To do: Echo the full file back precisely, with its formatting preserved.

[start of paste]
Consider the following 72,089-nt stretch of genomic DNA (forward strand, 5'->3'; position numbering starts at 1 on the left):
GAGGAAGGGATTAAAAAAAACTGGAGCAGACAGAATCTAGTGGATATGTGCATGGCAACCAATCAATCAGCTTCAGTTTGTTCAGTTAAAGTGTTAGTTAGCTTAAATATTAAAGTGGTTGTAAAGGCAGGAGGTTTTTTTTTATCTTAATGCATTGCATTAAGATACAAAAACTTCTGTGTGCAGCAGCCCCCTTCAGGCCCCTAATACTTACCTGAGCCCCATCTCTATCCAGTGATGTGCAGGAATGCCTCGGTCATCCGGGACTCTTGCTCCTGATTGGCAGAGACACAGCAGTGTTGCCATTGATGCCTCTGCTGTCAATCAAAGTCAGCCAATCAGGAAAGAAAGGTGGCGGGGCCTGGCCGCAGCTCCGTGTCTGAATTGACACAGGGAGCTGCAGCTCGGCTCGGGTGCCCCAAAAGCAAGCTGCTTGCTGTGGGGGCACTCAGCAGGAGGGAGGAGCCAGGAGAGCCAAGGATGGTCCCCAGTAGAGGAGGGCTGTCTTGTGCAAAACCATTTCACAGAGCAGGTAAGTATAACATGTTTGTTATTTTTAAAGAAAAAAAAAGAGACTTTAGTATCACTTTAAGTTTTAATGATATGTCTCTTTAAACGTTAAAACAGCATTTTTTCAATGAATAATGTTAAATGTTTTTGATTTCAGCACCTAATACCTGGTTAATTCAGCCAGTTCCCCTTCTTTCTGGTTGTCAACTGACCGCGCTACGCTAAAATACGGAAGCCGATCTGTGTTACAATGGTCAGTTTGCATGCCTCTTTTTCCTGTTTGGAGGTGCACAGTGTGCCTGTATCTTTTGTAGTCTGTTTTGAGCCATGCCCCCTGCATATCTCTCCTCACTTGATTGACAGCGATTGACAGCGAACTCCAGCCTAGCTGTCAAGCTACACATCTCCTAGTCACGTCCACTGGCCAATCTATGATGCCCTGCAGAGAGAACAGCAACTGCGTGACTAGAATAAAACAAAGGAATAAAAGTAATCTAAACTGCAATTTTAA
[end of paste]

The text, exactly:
Consider the following 72,089-nt stretch of genomic DNA (forward strand, 5'->3'; position numbering starts at 1 on the left):
GAGGAAGGGATTAAAAAAAACTGGAGCAGACAGAATCTAGTGGATATGTGCATGGCAACCAATCAATCAGCTTCAGTTTGTTCAGTTAAAGTGTTAGTTAGCTTAAATATTAAAGTGGTTGTAAAGGCAGGAGGTTTTTTTTTATCTTAATGCATTGCATTAAGATACAAAAACTTCTGTGTGCAGCAGCCCCCTTCAGGCCCCTAATACTTACCTGAGCCCCATCTCTATCCAGTGATGTGCAGGAATGCCTCGGTCATCCGGGACTCTTGCTCCTGATTGGCAGAGACACAGCAGTGTTGCCATTGATGCCTCTGCTGTCAATCAAAGTCAGCCAATCAGGAAAGAAAGGTGGCGGGGCCTGGCCGCAGCTCCGTGTCTGAATTGACACAGGGAGCTGCAGCTCGGCTCGGGTGCCCCAAAAGCAAGCTGCTTGCTGTGGGGGCACTCAGCAGGAGGGAGGAGCCAGGAGAGCCAAGGATGGTCCCCAGTAGAGGAGGGCTGTCTTGTGCAAAACCATTTCACAGAGCAGGTAAGTATAACATGTTTGTTATTTTTAAAGAAAAAAAAAGAGACTTTAGTATCACTTTAAGTTTTAATGATATGTCTCTTTAAACGTTAAAACAGCATTTTTTCAATGAATAATGTTAAATGTTTTTGATTTCAGCACCTAATACCTGGTTAATTCAGCCAGTTCCCCTTCTTTCTGGTTGTCAACTGACCGCGCTACGCTAAAATACGGAAGCCGATCTGTGTTACAATGGTCAGTTTGCATGCCTCTTTTTCCTGTTTGGAGGTGCACAGTGTGCCTGTATCTTTTGTAGTCTGTTTTGAGCCATGCCCCCTGCATATCTCTCCTCACTTGATTGACAGCGATTGACAGCGAACTCCAGCCTAGCTGTCAAGCTACACATCTCCTAGTCACGTCCACTGGCCAATCTATGATGCCCTGCAGAGAGAACAGCAACTGCGTGACTAGAATAAAACAAAGGAATAAAAGTAATCTAAACTGCAATTTTAA